Jan 18, 2012

European space strategy: call for adequate funding

Estimated Article Reading Time: 1 min.

The EU’s Galileo satellite navigation programme should get proper long-term funding and its GMES earth observation programme should be officially included in the EU’s long-term budget, according to a report by Italian EPP member Aldo Patriciello on “EU space strategy” to be debated Thursday.

Europe’s space policy aims to promote technological and scientific progress to stimulate industrial innovation and competitiveness. “The European space industry has a consolidated turnover of €5.4 billion and employs over 31,000 highly skilled people,” Patriciello said, explaining that space activities and applications are “vital to our society’s growth and development”.

Galileo “enabling the EU to remain independent”

The priorities for EU space policy are the flagship Galileo and Global Monitoring for Environment and Security (GMES) projects as well as climate change, security, competitiveness and space exploration.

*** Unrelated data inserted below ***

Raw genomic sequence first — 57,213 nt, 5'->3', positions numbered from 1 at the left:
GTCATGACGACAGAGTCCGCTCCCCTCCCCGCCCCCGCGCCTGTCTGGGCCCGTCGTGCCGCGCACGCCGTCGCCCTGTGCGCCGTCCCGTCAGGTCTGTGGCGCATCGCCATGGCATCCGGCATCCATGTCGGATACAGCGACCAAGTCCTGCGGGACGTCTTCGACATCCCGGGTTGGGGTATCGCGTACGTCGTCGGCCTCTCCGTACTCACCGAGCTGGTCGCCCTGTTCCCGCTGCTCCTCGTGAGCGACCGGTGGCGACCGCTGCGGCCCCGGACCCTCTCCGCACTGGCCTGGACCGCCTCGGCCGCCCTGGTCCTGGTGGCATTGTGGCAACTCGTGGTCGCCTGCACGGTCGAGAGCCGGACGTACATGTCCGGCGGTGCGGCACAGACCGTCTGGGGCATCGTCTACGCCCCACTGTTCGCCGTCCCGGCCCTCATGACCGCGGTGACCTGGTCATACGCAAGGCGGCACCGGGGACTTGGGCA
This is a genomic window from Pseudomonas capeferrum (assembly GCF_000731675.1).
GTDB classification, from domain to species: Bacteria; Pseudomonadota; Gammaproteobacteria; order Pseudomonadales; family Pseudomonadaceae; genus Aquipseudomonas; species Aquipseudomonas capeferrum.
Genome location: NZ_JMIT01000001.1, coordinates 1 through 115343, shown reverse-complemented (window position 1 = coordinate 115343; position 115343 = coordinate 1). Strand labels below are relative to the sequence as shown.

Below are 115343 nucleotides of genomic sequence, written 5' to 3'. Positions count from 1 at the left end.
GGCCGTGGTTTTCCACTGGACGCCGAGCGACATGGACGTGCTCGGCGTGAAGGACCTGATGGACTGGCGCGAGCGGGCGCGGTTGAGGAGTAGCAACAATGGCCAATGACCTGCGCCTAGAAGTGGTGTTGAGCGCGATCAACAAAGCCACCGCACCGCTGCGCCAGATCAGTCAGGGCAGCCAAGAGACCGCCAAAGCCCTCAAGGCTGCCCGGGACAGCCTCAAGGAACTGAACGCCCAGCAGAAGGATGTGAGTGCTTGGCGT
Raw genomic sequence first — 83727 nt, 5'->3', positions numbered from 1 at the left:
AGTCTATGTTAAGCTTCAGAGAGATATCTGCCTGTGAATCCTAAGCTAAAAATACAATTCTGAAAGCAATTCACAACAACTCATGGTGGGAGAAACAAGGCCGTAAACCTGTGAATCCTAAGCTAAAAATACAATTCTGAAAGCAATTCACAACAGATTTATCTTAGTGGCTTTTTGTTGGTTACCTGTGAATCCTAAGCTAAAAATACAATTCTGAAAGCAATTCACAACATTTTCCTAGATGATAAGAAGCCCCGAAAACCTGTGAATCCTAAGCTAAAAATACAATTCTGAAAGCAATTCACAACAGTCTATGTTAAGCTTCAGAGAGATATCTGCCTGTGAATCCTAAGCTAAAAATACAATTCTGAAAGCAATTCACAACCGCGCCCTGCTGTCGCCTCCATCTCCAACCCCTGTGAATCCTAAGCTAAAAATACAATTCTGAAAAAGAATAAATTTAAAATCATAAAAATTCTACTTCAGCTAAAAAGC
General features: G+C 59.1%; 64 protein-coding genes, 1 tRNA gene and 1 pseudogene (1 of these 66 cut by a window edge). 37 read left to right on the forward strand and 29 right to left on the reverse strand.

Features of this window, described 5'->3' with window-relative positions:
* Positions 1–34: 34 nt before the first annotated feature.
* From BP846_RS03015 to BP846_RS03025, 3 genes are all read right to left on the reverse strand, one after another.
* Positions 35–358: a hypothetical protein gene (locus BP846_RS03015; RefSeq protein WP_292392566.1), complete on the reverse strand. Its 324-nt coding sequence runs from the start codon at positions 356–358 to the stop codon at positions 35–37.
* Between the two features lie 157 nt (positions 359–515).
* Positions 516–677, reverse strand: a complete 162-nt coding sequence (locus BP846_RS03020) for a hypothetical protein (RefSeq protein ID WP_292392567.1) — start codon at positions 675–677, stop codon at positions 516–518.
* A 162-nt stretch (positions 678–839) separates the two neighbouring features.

Galileo will be the first satellite navigation system in the world designed for civilian use and will provide a viable alternative to the US global positioning system. “It should enable the Union to remain independent in a strategically important field,” he said

Patriciello fears Galileo could lose the lead if the system is not completed on time and calls on the Commission to complete the legislative and financial framework. If the 27 satellites plus a suitable number of spare satellites and adequate ground infrastructure are deployed in reasonable time, “the EU will attain the added value of Galileo in terms of authentication, high precision and uninterrupted service (and) reap the economic and societal benefits,” he said.

GMES: “without financing investment has been fruitless”

The GMES programme is designed to help combat climate change, environmental degradation and civil protection by means of early warning systems and emergency management.

So far, GMES has been funded through the EU budget, but the Commission has said that after 2013, it should instead get intergovernmental funding. That could endanger the project, the draftsman said, “I hope that the Commission will complete the legislative framework by financing GMES in the multiannual financial framework for 2014-2020. The lack of a financing plan providing economic support could mean investment made to date has been fruitless.”

REF. : 20120113STO35297
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